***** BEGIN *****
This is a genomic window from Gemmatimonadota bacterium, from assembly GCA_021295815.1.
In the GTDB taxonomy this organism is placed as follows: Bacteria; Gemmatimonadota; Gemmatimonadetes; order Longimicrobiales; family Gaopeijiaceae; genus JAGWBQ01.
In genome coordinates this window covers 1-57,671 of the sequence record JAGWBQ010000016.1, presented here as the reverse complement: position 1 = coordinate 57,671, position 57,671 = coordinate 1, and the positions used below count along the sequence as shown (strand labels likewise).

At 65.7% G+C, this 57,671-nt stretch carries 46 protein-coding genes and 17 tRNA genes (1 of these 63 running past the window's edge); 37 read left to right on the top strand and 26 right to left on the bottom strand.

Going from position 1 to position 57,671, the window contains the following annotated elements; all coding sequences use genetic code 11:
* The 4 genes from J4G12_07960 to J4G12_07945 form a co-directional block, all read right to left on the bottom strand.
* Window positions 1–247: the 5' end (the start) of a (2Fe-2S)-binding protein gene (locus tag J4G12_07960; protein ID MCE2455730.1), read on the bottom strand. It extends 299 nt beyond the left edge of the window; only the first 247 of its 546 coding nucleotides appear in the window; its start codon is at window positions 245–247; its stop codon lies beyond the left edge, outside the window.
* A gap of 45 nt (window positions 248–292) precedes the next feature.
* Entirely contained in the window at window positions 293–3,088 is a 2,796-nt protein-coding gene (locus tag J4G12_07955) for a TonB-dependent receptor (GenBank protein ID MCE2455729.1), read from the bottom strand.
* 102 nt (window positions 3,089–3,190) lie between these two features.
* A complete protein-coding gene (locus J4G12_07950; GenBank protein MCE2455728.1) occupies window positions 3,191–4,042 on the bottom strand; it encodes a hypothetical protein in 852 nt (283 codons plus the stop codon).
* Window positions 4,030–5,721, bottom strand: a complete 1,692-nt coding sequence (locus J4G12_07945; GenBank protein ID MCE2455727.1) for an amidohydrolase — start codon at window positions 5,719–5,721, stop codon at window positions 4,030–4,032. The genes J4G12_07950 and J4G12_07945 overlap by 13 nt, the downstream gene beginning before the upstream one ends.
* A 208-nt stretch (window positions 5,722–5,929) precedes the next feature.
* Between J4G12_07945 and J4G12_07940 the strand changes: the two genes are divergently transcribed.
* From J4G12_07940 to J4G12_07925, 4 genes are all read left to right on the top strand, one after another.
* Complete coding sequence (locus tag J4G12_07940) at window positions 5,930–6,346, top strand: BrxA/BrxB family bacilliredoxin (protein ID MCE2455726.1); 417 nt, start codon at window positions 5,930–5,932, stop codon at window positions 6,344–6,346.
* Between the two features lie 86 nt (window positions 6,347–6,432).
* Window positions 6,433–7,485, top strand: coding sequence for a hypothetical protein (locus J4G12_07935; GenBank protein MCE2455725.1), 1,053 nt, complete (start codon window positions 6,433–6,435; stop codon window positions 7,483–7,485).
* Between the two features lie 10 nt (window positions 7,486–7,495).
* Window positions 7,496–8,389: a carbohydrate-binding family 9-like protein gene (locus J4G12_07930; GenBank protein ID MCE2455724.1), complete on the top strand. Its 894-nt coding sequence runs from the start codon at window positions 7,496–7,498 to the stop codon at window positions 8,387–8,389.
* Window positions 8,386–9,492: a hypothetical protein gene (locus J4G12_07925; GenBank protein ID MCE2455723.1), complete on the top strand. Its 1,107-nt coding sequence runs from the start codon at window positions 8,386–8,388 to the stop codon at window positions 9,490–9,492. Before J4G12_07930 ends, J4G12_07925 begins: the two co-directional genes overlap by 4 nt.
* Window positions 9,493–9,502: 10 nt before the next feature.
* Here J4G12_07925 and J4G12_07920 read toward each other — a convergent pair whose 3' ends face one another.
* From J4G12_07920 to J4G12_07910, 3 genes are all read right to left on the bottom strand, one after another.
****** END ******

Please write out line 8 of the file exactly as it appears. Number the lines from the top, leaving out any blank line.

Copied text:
* A gap of 45 nt (window positions 248–292) precedes the next feature.